In 2001, Rollin and Corby planted the Wits’ End Vineyard on what would become ROCO Winery (RO for Rollin and CO for Corby). “I was able to work with clones I’d used for decades,” said Soles. “I planted on root stocks—we never would have dreamed of doing that in the 1980s. We planted rows with close spacing, which means more leaves, which absorb more sunlight.”
The grapes were pinot noir; the wine was excellent. Two years later, ROCO Winery produced the first vintage of Private Stash pinot noir, showcasing the very best of Rollin’s small-lot winemaking skills in a bottle that was eventually served in the White House. “We were so lucky that we didn’t plant until 2001,” he said. “We ended up getting the best out of the Wits’ End Vineyard.”
Again, success was in hand. Again, Soles could have simply continued doing what he was doing, but innovation is in his blood. “With ROCO, the saying ‘never say never’ has never been more true,” he said. “I was just going to make pinot noir. But then Corby said, ‘I kind of like chardonnay.’ So, we planted chardonnay. We began doing new things with sparkling wine. Then we made a tiny bit of rosé.” He laughed, marveling at the journey he’s taken and continues to take. “We’re releasing the first ever ROCO rosé this year! I call it ‘mission creep’. I’ve been able to take what I’ve learned and tweak it, give it the unique ROCO style.”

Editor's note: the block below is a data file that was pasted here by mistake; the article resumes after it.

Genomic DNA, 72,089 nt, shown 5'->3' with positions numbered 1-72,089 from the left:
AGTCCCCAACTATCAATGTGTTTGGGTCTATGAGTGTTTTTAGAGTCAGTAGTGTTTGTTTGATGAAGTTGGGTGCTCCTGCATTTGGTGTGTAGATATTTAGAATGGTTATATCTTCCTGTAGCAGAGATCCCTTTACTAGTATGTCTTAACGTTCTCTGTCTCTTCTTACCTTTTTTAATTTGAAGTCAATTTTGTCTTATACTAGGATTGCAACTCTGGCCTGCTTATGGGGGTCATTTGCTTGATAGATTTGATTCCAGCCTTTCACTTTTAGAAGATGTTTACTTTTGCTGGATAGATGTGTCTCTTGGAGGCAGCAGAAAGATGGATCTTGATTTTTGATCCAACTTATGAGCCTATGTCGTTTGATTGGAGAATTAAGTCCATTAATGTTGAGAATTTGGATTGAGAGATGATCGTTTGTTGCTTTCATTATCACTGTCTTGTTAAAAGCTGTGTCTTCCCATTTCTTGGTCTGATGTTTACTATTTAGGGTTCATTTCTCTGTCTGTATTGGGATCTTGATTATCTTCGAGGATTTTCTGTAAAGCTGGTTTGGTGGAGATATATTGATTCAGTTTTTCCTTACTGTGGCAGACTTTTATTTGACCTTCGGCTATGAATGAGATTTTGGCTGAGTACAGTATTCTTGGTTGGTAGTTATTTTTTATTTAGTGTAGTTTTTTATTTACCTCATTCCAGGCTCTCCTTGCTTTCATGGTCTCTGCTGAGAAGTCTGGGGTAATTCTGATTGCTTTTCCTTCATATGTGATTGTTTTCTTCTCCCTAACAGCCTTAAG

After more than three decades of growing wine businesses from bare earth, marketing wines to the world, adapting and changing and growing, one singular challenge has been a constant for Soles. “The weather,” he said. “The weather of the Willamette Valley has been the most challenging aspect of my work here. The growing seasons are so different in the Willamette Valley, from one to the next.”
And yet, ever the seeker of challenge and innovation, Soles sees the flip side of his primary antagonist. “It’s caused me to be a better grape-grower and winemaker. Without the weather, I wouldn’t have attained the same level of excitement. If we have an easy growing season, I love them, but then I feel a tinge of disappointment that I didn’t get to go toe-to-toe with nature and respond.”
As the Willamette Valley has come into the light, wineries have sprung up all around and wine lovers have poured in, but community is still at the heart of the matter for Soles. ROCO donates wine and money to local nonprofits, contributing to the betterment of the Willamette Valley, and Soles continues to speak out for the wines that he makes and that his compatriots make. “If we speak with one voice to consumers, it brings more attention to us all,” he said. “For the tiny size of the Willamette Valley vineyard acreage, we do get more attention. We punch above our weight.”
The ROCO logo is an illustration of a bird in the style of an early Native American petroglyph. Rollin and Corby Soles have always enjoyed the outdoors and camping with their three children (now grown). “It brings a whole new flavor to camping and enjoying the Pacific Northwest if you think as if you were a human being 10,000 years ago,” said Soles. “Imagining where petroglyphs might be, finding evidence of human life, adds a new layer to our time outdoors.”